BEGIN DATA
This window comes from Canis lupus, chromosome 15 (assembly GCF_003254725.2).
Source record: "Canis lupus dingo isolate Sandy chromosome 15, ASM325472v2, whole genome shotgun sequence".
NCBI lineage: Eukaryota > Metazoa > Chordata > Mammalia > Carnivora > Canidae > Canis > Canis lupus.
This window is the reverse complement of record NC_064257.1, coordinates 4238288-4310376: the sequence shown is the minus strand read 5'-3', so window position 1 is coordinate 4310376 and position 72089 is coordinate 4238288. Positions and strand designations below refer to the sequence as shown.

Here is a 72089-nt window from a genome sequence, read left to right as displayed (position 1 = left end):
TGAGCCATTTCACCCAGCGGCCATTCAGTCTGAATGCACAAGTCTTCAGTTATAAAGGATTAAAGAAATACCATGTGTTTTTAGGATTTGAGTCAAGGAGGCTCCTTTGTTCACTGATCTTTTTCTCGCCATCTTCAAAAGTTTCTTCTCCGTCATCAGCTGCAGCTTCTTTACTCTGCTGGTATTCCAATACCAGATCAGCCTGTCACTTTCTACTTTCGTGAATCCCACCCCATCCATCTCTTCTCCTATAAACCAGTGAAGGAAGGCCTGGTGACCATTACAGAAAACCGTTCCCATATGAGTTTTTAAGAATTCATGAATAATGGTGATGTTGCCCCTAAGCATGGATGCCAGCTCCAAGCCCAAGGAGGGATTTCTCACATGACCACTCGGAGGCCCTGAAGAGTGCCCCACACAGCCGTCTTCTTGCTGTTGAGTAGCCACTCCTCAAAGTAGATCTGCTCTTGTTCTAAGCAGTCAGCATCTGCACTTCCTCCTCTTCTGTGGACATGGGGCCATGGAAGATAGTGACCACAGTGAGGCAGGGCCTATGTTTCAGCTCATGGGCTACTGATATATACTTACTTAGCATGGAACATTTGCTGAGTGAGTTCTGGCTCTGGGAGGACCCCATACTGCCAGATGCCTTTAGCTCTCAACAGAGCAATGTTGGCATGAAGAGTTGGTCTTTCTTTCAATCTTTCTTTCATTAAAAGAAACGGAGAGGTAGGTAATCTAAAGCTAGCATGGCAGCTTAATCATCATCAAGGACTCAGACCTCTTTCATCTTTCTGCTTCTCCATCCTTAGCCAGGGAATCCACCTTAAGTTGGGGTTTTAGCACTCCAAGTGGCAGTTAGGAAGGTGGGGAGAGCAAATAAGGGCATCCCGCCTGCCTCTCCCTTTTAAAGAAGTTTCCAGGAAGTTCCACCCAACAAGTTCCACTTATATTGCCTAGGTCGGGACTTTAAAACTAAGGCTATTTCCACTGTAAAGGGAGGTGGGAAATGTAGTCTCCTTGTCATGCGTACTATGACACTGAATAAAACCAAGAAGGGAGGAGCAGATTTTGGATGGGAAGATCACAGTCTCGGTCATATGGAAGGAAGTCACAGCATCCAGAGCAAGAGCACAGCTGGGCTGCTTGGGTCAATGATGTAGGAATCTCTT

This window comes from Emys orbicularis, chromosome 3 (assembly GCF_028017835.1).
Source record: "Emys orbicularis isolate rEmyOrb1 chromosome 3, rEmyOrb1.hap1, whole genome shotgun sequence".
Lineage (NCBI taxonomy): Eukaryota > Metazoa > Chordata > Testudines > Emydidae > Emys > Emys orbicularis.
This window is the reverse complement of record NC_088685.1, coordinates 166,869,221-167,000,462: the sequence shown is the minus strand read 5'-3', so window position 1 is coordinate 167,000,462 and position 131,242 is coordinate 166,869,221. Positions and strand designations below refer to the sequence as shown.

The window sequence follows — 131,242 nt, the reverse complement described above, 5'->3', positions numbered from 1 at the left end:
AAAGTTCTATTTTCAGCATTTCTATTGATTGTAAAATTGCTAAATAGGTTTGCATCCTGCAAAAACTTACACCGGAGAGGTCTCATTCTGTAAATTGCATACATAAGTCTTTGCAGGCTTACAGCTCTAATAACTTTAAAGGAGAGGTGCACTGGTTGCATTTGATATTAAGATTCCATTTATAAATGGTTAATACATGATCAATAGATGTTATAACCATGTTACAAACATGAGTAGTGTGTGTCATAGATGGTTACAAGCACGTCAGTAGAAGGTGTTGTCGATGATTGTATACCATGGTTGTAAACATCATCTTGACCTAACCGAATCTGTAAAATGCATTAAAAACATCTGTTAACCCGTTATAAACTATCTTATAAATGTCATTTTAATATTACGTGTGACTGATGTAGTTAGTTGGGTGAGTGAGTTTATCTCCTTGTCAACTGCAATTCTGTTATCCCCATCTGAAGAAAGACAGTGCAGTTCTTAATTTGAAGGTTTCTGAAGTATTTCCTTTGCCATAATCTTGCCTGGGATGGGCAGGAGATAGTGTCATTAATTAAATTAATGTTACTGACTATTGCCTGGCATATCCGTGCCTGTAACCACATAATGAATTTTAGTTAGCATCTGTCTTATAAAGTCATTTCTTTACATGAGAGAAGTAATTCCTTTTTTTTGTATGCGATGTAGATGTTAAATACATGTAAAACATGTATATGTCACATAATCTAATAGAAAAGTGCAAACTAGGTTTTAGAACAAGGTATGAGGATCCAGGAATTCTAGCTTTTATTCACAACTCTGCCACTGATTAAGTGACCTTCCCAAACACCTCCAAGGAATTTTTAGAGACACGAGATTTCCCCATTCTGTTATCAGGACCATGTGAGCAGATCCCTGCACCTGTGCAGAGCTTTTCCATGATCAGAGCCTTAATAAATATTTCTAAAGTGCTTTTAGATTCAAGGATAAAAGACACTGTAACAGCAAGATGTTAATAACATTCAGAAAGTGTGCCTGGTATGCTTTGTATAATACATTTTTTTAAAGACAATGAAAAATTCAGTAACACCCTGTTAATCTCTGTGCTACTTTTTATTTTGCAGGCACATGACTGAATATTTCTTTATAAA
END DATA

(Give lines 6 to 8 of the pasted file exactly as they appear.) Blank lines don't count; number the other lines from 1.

TGAGCCATTTCACCCAGCGGCCATTCAGTCTGAATGCACAAGTCTTCAGTTATAAAGGATTAAAGAAATACCATGTGTTTTTAGGATTTGAGTCAAGGAGGCTCCTTTGTTCACTGATCTTTTTCTCGCCATCTTCAAAAGTTTCTTCTCCGTCATCAGCTGCAGCTTCTTTACTCTGCTGGTATTCCAATACCAGATCAGCCTGTCACTTTCTACTTTCGTGAATCCCACCCCATCCATCTCTTCTCCTATAAACCAGTGAAGGAAGGCCTGGTGACCATTACAGAAAACCGTTCCCATATGAGTTTTTAAGAATTCATGAATAATGGTGATGTTGCCCCTAAGCATGGATGCCAGCTCCAAGCCCAAGGAGGGATTTCTCACATGACCACTCGGAGGCCCTGAAGAGTGCCCCACACAGCCGTCTTCTTGCTGTTGAGTAGCCACTCCTCAAAGTAGATCTGCTCTTGTTCTAAGCAGTCAGCATCTGCACTTCCTCCTCTTCTGTGGACATGGGGCCATGGAAGATAGTGACCACAGTGAGGCAGGGCCTATGTTTCAGCTCATGGGCTACTGATATATACTTACTTAGCATGGAACATTTGCTGAGTGAGTTCTGGCTCTGGGAGGACCCCATACTGCCAGATGCCTTTAGCTCTCAACAGAGCAATGTTGGCATGAAGAGTTGGTCTTTCTTTCAATCTTTCTTTCATTAAAAGAAACGGAGAGGTAGGTAATCTAAAGCTAGCATGGCAGCTTAATCATCATCAAGGACTCAGACCTCTTTCATCTTTCTGCTTCTCCATCCTTAGCCAGGGAATCCACCTTAAGTTGGGGTTTTAGCACTCCAAGTGGCAGTTAGGAAGGTGGGGAGAGCAAATAAGGGCATCCCGCCTGCCTCTCCCTTTTAAAGAAGTTTCCAGGAAGTTCCACCCAACAAGTTCCACTTATATTGCCTAGGTCGGGACTTTAAAACTAAGGCTATTTCCACTGTAAAGGGAGGTGGGAAATGTAGTCTCCTTGTCATGCGTACTATGACACTGAATAAAACCAAGAAGGGAGGAGCAGATTTTGGATGGGAAGATCACAGTCTCGGTCATATGGAAGGAAGTCACAGCATCCAGAGCAAGAGCACAGCTGGGCTGCTTGGGTCAATGATGTAGGAATCTCTT

This window comes from Emys orbicularis, chromosome 3 (assembly GCF_028017835.1).
Source record: "Emys orbicularis isolate rEmyOrb1 chromosome 3, rEmyOrb1.hap1, whole genome shotgun sequence".